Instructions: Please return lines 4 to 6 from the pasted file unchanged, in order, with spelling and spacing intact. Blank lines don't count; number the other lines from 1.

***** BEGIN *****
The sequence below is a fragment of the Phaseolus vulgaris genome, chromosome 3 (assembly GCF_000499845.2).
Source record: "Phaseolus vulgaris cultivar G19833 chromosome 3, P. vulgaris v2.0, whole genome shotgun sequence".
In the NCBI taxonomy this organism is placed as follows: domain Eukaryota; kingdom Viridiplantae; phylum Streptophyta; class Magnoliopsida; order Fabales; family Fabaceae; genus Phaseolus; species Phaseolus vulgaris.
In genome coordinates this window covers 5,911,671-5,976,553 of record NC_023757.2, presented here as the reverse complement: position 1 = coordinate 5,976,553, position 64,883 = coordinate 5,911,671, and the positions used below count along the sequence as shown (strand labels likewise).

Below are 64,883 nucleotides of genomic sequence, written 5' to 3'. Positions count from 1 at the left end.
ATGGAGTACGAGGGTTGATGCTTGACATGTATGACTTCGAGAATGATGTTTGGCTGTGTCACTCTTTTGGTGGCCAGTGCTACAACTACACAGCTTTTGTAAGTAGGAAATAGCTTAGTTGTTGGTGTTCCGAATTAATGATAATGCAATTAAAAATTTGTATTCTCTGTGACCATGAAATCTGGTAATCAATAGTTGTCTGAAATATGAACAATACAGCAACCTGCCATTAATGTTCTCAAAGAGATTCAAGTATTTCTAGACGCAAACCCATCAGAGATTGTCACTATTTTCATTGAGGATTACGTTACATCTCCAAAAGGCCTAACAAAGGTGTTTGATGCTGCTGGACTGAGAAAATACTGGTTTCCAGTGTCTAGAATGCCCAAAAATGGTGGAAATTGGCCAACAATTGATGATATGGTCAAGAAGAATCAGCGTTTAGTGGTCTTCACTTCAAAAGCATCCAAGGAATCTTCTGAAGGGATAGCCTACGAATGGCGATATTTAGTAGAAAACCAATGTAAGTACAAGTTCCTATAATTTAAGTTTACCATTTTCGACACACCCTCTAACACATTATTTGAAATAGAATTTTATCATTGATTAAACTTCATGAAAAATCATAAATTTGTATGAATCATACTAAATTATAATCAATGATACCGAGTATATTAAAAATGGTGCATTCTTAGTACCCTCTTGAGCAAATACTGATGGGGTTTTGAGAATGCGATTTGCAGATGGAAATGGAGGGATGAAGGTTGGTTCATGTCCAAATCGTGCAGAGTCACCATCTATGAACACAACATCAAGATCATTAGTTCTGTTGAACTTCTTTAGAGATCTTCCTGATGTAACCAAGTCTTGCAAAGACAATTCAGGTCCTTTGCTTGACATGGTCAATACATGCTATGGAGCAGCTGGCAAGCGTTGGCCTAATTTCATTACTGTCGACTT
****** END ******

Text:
In genome coordinates this window covers 5,911,671-5,976,553 of record NC_023757.2, presented here as the reverse complement: position 1 = coordinate 5,976,553, position 64,883 = coordinate 5,911,671, and the positions used below count along the sequence as shown (strand labels likewise).

Below are 64,883 nucleotides of genomic sequence, written 5' to 3'. Positions count from 1 at the left end.
ATGGAGTACGAGGGTTGATGCTTGACATGTATGACTTCGAGAATGATGTTTGGCTGTGTCACTCTTTTGGTGGCCAGTGCTACAACTACACAGCTTTTGTAAGTAGGAAATAGCTTAGTTGTTGGTGTTCCGAATTAATGATAATGCAATTAAAAATTTGTATTCTCTGTGACCATGAAATCTGGTAATCAATAGTTGTCTGAAATATGAACAATACAGCAACCTGCCATTAATGTTCTCAAAGAGATTCAAGTATTTCTAGACGCAAACCCATCAGAGATTGTCACTATTTTCATTGAGGATTACGTTACATCTCCAAAAGGCCTAACAAAGGTGTTTGATGCTGCTGGACTGAGAAAATACTGGTTTCCAGTGTCTAGAATGCCCAAAAATGGTGGAAATTGGCCAACAATTGATGATATGGTCAAGAAGAATCAGCGTTTAGTGGTCTTCACTTCAAAAGCATCCAAGGAATCTTCTGAAGGGATAGCCTACGAATGGCGATATTTAGTAGAAAACCAATGTAAGTACAAGTTCCTATAATTTAAGTTTACCATTTTCGACACACCCTCTAACACATTATTTGAAATAGAATTTTATCATTGATTAAACTTCATGAAAAATCATAAATTTGTATGAATCATACTAAATTATAATCAATGATACCGAGTATATTAAAAATGGTGCATTCTTAGTACCCTCTTGAGCAAATACTGATGGGGTTTTGAGAATGCGATTTGCAGATGGAAATGGAGGGATGAAGGTTGGTTCATGTCCAAATCGTGCAGAGTCACCATCTATGAACACAACATCAAGATCATTAGTTCTGTTGAACTTCTTTAGAGATCTTCCTGATGTAACCAAGTCTTGCAAAGACAATTCAGGTCCTTTGCTTGACATGGTCAATACATGCTATGGAGCAGCTGGCAAGCGTTGGCCTAATTTCATTACTGTCGACTT